aaqswzImproving Outcomes for People with Cochlear Implants – Research at Nebraska 2018-2019 Report
Research at Nebraska | 150

Improving Outcomes for People with Cochlear Implants

For many people who have severe hearing loss, cochlear implants can be life changing. Nebraska’s Michelle Hughes is improving lives by making this device even better.

Hughes, director of the university’s Cochlear Implant Research Lab, is exploring ways to enhance outcomes for people with cochlear implants. Her research aims to both obtain better results, especially for the implants’ youngest recipients, and simplify follow-up care through remote testing.

Federally approved in 1984, cochlear implants are an electronic device that bypasses damaged portions of the inner ear to directly stimulate the auditory nerve. The surgically implanted devices are programmed to achieve optimal sound quality. Today, recipients can be as young as age 1.

“An adult can tell you what they hear, but young children can’t,” said Hughes, associate professor of special education and communication disorders. “So we have to come up with other ways to make decisions about how to program the device for them.”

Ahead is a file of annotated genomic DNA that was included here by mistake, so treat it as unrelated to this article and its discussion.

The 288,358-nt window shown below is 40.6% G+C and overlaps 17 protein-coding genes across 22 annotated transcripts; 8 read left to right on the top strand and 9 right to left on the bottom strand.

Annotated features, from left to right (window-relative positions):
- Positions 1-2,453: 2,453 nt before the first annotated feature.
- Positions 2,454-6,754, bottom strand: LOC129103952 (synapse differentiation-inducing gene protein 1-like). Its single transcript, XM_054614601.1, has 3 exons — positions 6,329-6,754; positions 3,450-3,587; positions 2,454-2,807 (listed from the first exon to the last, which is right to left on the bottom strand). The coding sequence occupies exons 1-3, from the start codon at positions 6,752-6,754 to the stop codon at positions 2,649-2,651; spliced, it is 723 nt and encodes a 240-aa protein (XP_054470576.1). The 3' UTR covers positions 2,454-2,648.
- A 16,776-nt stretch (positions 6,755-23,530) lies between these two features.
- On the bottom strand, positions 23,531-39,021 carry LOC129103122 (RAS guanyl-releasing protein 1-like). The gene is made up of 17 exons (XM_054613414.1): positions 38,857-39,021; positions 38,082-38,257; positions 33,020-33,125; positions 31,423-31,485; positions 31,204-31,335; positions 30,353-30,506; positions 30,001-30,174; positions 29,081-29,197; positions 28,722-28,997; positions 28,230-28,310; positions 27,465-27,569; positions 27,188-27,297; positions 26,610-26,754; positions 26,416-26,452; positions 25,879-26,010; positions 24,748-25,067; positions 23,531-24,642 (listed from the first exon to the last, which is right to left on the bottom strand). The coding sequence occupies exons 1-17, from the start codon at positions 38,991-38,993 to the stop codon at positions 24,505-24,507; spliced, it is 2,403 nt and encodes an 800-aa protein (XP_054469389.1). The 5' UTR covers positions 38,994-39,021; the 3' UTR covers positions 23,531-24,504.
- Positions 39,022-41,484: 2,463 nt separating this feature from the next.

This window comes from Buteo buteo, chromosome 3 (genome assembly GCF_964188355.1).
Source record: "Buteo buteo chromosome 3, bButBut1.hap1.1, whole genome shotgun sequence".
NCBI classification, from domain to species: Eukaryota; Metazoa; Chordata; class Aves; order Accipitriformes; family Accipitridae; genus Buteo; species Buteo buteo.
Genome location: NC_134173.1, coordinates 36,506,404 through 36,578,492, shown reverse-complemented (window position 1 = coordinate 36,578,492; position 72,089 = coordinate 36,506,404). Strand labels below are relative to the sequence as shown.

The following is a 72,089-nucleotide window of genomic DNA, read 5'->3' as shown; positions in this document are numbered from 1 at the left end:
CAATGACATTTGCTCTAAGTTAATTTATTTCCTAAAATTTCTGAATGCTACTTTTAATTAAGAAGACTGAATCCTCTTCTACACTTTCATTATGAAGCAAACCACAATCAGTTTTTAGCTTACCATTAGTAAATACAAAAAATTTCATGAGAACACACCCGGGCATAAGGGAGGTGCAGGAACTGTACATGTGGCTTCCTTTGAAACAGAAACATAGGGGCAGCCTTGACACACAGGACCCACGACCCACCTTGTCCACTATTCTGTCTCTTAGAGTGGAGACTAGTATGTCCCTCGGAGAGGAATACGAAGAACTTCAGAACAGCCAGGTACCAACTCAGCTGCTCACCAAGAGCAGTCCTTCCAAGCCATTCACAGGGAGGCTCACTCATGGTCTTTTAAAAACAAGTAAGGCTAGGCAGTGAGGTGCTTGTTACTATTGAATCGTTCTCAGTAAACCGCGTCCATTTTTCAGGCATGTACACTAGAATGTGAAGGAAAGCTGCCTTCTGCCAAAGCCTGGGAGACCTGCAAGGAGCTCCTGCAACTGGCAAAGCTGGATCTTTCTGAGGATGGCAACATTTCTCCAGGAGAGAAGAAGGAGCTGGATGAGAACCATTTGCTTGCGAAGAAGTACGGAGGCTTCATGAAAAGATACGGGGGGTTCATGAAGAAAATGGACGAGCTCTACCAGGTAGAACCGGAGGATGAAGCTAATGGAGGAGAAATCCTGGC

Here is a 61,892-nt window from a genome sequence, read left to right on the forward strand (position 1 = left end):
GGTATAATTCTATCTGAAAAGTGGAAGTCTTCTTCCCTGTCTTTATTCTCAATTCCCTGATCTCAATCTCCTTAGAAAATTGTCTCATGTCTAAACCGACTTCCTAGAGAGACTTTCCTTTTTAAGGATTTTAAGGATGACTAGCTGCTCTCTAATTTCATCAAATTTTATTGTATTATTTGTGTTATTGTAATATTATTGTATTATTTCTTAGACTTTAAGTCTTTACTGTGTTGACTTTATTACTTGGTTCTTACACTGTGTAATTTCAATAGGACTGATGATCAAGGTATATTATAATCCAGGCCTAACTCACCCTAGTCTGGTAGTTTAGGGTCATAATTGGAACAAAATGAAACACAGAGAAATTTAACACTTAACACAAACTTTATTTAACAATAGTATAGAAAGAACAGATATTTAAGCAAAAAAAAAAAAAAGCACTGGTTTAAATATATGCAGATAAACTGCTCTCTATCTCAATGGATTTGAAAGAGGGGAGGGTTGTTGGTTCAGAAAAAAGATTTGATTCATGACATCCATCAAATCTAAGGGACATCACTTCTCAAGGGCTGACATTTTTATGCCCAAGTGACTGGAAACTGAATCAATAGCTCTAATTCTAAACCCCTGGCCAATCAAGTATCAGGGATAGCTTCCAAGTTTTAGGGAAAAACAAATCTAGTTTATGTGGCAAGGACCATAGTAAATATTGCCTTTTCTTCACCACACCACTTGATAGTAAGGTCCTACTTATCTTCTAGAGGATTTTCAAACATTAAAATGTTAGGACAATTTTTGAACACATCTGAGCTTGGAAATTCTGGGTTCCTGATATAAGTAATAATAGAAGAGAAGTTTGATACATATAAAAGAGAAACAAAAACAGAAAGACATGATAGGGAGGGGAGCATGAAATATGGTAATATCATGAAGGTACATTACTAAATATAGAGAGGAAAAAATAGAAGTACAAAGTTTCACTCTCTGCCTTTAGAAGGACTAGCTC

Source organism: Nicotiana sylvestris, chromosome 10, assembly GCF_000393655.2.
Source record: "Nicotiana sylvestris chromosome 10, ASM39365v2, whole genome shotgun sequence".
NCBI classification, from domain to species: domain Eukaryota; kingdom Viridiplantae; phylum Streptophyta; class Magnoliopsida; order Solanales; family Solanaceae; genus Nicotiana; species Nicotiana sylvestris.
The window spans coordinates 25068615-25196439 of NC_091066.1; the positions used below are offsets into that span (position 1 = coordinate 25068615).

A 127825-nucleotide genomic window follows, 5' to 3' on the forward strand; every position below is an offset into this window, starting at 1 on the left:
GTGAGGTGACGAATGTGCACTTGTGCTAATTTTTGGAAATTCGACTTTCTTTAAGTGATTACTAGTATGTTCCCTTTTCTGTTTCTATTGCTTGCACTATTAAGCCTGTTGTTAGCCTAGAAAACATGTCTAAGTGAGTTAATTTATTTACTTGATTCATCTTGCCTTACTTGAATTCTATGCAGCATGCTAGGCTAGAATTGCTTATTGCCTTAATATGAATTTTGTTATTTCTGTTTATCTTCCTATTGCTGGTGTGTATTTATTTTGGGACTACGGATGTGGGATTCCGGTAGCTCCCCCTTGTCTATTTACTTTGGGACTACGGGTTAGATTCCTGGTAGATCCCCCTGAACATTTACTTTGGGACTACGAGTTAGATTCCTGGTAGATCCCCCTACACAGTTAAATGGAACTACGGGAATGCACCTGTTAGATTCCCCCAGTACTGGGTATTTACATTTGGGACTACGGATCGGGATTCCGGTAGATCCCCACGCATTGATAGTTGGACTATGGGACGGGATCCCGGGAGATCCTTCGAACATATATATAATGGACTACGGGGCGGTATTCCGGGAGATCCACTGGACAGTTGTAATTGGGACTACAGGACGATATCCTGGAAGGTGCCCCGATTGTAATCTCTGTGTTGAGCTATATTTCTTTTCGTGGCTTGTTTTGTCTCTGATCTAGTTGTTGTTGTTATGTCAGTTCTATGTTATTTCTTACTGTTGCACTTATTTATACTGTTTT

To reduce reliance on verbal feedback and improve accuracy, Hughes’ team is identifying objective, physiological responses of the auditory nerve to sound.

For young children, accurate programming is critical to developing language skills.

“Language has a huge impact on education,” Hughes said. “The earlier we can provide a better fidelity signal to them, the earlier they can use that information to develop speech and language.”

The research will also help others unable to communicate, such as people with cognitive disabilities, and fine-tune and support feedback for all users.

Cochlear implants require frequent, lifelong follow-up in clinics with specialized equipment and sound booths, which can be a burdensome commitment. Hughes is researching solutions to conduct speech perception testing and programming using distance technology or videoconferencing. Such virtual care may one day be conducted through a cloud-based service via a computer or even a smartphone.

The National Institutes of Health’s National Institute on Deafness and Other Communication Disorders funds this research.

Additional content

Nebraska news release: Nebraska researcher aims to improve experiences for cochlear implant users